A European human rights court has made a dramatic 11-hour intervention in the government’s controversial plans to send asylum seekers to Rwanda that could form the basis of an inaugural flight to the East African nation.
Lawyers for one of the asylum seekers due to take off at around 9.30am have made a successful emergency application to the ECHR after the applications were exhausted in UK courts.
In its initial decision, a letter from the court said that the asylum seeker should not be removed on Tuesday evening.
Sources claimed that the grounds cited apply to all asylum seekers who are facing removal, so all asylum seekers due to board the plane tonight can rely on the court’s ruling.
The last remaining asylum seekers are understood to have been taken off the flight of late after a series of legal interventions, ITV is reporting.
There is currently confusion over the number of refugees flying from Wiltshire to Rwanda, which is flying shortly.
The Care4Calais charity tweeted that there is now only one asylum seeker on the flight:
There are reports that there are only three asylum seekers on the plane.
The first plane to send asylum seekers to Rwanda is due to take off soon.
The number of asylum seekers on board is unknown after a series of legal interventions of late.
Away from a scheduled flight to Rwanda, security measures have been urged in Parliament to prevent the UK Infrastructure Bank from becoming a “plaything” of the Treasury.
Concerns have been expressed at Westminster over proposals that would allow the treasury to alter the activities of the body set out in law, the so-called Henry VIII powers.
The provisions would also allow the Treasury to modify what is defined by the infrastructure.
Several peers have called for the removal of these measures from the UK Infrastructure Bank bill, amid concerns over the institution’s operational independence from the central government.
The House of Lords is examining the law, which puts the bank on a legal level, currently acting on an interim basis after Brexit.
Criticizing the proposed powers for the Treasury in the bill, Liberal Democrat peer Lord Sharkey said: “They try to give executive power to make policy before they decide what that policy is.”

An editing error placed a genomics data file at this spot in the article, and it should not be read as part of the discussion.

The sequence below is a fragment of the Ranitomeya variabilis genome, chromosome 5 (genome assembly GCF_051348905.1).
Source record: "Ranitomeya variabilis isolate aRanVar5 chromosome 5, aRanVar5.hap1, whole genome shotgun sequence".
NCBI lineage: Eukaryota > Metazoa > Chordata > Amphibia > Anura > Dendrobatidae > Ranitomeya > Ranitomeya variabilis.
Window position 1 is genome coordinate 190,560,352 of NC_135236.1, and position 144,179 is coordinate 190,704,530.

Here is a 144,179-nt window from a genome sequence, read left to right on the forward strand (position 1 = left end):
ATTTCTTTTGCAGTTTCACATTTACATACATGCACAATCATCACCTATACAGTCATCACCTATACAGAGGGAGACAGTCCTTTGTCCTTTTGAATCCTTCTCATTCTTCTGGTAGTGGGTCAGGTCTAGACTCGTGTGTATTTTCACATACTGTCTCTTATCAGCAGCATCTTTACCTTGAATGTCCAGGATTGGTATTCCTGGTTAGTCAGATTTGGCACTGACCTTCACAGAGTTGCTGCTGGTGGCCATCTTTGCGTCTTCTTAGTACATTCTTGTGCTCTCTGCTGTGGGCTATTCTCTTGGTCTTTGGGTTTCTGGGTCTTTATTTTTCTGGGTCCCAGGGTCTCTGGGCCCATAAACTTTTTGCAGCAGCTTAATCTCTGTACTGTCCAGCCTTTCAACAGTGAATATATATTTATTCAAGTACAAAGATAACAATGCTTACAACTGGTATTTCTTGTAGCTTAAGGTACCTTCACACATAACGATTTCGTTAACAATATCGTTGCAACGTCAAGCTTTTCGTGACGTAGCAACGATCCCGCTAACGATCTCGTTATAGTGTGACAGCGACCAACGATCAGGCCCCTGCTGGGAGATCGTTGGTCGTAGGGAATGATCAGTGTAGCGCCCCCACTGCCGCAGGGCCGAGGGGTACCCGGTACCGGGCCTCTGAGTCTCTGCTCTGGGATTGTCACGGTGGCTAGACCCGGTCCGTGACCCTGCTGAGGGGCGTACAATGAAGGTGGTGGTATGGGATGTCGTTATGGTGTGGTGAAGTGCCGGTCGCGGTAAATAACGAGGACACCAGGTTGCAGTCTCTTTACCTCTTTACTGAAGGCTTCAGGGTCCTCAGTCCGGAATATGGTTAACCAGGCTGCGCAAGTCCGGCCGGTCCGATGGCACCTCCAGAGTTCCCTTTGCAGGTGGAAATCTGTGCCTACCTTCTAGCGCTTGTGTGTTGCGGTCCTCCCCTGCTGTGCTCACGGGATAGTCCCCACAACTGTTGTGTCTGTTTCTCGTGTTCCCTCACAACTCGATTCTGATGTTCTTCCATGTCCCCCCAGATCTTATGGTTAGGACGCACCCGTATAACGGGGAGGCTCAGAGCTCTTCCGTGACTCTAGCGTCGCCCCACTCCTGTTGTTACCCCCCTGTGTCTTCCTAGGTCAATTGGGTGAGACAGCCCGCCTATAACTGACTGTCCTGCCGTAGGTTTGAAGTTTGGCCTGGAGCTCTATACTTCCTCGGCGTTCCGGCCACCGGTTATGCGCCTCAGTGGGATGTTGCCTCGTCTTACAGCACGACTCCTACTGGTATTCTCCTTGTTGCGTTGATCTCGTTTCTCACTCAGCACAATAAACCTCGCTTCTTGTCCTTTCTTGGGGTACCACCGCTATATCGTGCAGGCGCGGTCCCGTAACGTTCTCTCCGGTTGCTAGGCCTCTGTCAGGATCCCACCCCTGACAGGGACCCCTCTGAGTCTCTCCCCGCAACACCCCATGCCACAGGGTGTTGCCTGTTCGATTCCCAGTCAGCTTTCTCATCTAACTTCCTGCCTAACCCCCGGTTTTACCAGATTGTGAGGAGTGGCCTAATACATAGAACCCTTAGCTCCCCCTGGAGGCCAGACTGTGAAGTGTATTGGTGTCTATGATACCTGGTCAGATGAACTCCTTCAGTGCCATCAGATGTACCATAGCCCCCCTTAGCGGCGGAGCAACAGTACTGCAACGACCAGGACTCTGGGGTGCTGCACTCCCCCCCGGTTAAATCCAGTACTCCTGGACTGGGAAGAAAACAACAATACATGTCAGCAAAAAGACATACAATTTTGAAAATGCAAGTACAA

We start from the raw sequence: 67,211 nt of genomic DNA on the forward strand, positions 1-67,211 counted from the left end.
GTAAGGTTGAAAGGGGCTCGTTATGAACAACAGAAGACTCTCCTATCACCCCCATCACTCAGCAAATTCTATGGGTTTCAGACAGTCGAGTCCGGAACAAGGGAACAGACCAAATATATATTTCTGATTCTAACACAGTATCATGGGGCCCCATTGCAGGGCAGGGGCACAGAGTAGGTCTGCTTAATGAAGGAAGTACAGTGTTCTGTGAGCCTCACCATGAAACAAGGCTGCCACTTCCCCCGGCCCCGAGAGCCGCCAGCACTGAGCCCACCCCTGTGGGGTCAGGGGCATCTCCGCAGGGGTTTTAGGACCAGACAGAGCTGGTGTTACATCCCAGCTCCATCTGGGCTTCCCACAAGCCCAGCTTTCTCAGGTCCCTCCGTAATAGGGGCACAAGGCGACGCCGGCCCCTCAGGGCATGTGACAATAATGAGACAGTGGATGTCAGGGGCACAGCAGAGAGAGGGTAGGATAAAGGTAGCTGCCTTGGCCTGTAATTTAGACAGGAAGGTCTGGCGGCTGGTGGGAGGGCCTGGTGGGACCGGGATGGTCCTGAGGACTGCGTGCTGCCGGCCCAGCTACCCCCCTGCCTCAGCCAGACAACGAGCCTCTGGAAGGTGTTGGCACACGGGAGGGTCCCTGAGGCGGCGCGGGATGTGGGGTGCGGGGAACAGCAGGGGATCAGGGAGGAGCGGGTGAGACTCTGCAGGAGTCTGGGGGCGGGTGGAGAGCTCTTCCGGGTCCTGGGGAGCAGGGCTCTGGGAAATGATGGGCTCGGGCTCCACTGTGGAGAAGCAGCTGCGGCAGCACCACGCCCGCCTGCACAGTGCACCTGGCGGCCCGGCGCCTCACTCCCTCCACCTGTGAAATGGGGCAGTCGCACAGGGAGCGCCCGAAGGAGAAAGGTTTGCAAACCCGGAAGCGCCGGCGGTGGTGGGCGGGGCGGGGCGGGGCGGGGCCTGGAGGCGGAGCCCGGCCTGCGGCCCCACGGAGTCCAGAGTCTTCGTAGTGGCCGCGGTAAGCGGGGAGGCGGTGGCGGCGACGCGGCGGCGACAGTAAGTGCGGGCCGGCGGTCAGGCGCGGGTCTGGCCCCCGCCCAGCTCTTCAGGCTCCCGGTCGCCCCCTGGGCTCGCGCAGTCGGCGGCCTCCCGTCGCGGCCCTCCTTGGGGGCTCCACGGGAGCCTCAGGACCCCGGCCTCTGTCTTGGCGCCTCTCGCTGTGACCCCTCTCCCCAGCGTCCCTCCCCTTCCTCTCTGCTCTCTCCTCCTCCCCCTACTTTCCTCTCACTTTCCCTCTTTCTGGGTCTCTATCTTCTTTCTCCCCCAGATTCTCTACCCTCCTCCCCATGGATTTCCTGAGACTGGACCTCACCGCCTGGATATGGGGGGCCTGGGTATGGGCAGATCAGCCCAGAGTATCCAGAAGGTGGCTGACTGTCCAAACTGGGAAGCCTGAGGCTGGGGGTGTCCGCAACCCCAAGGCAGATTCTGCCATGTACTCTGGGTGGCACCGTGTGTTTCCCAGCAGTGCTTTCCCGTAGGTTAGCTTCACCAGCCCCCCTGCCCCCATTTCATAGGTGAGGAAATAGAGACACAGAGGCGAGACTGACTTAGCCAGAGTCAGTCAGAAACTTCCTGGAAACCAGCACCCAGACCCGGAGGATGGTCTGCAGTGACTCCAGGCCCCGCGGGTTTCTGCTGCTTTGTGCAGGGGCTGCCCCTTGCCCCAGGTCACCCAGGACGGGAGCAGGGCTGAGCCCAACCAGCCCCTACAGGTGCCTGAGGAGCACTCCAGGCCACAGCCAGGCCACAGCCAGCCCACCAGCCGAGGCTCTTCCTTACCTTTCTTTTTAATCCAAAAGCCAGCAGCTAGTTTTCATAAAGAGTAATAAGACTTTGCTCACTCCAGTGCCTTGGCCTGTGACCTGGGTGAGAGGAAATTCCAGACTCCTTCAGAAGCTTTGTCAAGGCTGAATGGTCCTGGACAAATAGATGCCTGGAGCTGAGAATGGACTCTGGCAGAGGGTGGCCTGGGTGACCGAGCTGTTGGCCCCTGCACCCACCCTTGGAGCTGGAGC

The deportation of two asylum seekers tonight from Britain has been postponed due to a flight to Rwanda, Sky News reports.
The European Court of Human Rights has granted an urgent interim measure to prevent the removal of an Iraqi detainee who was to be deported. The court indicated to the UK government that the applicant should not be deported to Rwanda until three weeks after the delivery of the final domestic decision in its ongoing judicial review proceedings. Another Iraqi detainee will also not be on the plane after an upper tribunal injunction blocking his departure. It is believed that the government may try to respond to the appeals before the departure of the aircraft at around 9.30 pm.
The Rwanda government has hit back at “outrageous” criticism of plans to relocate migrants from Britain.
Yolande Makolo, a spokesman for the East African nation’s administration, said opponents are “missing the big picture” about efforts being made to improve the country’s standard of living and provide better opportunities to help their youth ” Don’t get lost in Europe”. It also provides safe haven for refugees.
Speaking to reporters in Kigali as the first deportation flight prepared to leave Britain, Makolo said: “The one thing that we want to know, as Africans, is that Africa should not be seen as such a place. Which creates problems and creates migrants and creates refugees.
“Of course we have conflicts, but we also have security and development and opportunities, just like in Rwanda.”